Just like people, dogs need to maintain good dental hygiene in order to maintain optimal health. However, since dogs cannot brush their own teeth, they need their human friends to do it for them. Fortunately, brushing your dog's teeth isn't difficult and, when done properly, can help your dog to live a healthier life.
Why You Should Brush Fido's Teeth
Dogs are incredibly prone to gum disease and simply brushing a dog's teeth once a day can prevent it. Additionally, maintaining good canine dental hygiene can prevent your dog from losing teeth and developing dental bacterial infections, which can spread through the bloodstream. Regular tooth brushing also keeps your dog's breath fresh and clean and prevents the dog from suffering infection-related dental pain.
How Often to Brush Your Dog's Teeth
Although a daily regimen is ideal, it is not completely necessary to keep the dog's teeth healthy and clean. Typically, brushing the dog's teeth several times a week will be sufficient to prevent gum disease and plaque buildup.
How To: Your Guide To Doggie Tooth Brushing
Before you begin brushing your dog's teeth, you will need a few key pieces of equipment. First, you should purchase a toothbrush that is especially designed for dogs. These toothbrushes are longer than human toothbrushes, often featuring a curved handle to reach further back into the dog's mouth and a larger head to accommodate dogs' larger teeth. If you have a small dog breed, you can find a toothbrush specially made to accommodate the dog's small, narrow mouth. Second, you'll need a dog-safe brand of toothpaste. It's not ideal to use human toothpaste when brushing dog's teeth as it can upset a dog's stomach when swallowed. Instead, purchase dog-specific toothpaste from a vet or pet supply store. Once you have these two items, you can get started brushing your pup's teeth.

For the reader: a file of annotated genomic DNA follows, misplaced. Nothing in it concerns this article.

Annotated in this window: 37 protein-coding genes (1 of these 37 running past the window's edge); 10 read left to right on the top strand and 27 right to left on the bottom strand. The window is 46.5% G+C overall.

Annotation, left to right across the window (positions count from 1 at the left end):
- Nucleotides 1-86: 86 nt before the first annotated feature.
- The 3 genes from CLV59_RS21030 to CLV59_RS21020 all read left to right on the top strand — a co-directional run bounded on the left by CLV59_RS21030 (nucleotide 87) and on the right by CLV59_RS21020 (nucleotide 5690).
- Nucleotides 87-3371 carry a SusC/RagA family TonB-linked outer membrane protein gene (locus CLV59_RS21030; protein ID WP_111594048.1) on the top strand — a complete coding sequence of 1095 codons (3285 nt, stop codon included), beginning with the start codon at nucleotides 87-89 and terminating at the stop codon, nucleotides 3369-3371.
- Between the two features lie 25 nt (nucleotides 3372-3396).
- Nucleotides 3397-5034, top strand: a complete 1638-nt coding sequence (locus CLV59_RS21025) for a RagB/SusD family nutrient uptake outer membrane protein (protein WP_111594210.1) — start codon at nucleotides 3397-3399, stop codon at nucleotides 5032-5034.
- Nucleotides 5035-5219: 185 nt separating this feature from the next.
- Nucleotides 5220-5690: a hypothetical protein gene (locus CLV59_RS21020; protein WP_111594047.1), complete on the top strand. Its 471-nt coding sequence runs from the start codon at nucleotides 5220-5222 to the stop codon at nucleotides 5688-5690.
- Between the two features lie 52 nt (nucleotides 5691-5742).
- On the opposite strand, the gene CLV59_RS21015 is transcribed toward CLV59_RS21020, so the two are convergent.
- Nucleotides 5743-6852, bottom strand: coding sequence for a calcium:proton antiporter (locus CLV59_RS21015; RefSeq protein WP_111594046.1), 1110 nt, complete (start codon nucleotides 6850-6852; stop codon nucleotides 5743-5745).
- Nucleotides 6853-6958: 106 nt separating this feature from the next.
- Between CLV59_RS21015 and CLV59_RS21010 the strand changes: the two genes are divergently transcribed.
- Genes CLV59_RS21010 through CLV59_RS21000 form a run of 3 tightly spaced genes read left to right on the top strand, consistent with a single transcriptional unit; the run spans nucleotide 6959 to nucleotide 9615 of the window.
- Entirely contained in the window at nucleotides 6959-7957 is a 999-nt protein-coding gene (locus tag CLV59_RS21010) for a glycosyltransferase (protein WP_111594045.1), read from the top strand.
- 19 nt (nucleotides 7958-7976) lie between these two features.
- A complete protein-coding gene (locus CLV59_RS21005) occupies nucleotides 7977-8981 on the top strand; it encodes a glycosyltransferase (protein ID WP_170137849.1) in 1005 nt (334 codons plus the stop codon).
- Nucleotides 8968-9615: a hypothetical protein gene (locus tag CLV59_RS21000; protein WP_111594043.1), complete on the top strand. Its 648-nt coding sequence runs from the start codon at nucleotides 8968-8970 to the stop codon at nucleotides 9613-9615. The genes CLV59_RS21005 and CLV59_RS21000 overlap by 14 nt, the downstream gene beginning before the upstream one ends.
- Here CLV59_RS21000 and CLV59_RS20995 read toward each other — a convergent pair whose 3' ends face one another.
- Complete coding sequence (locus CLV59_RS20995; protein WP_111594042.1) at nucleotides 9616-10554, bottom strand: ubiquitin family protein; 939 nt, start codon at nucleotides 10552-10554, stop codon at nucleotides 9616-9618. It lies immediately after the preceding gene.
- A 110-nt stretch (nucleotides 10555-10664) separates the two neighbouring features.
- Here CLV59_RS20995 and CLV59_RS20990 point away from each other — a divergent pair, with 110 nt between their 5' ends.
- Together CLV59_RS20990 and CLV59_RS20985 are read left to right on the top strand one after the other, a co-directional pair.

Prepare the Dog: If you have never brushed your dog's teeth before, you should prepare the dog for the sensation. Before you introduce the brush, practice gently running your finger over your dog's teeth, on the inside of its cheek. Provide plenty of positive reinforcement and a food reward when you are done. When the pooch seems comfortable with this, you can introduce the brush.
Begin Brushing: When you are ready to start with the toothbrush, position yourself at your dog's side. Place one hand under the dog's chin to support the head and use the fingers of that hand to move the dog's cheeks gently out of the way. Put some toothpaste on the brush and focus on cleaning the outer surface of the dog's teeth and gums. Use your fingers to open the dog's mouth slightly and brush the inside surface of the teeth. Keep in mind that dog-specific toothpaste is fine for dogs to swallow and will not upset their stomachs.
Reward Your Dog: Once you have brushed your dog's teeth, be sure to provide plenty of positive reinforcement to let the dog know he has done a great job. Providing ample rewards at the end of every tooth-brushing session ensures your dog will form positive associations with the experience.
Although brushing your dog's teeth may seem intimidating, these simple tips can help you become a pro in no time.
Content reviewed by a veterinarian.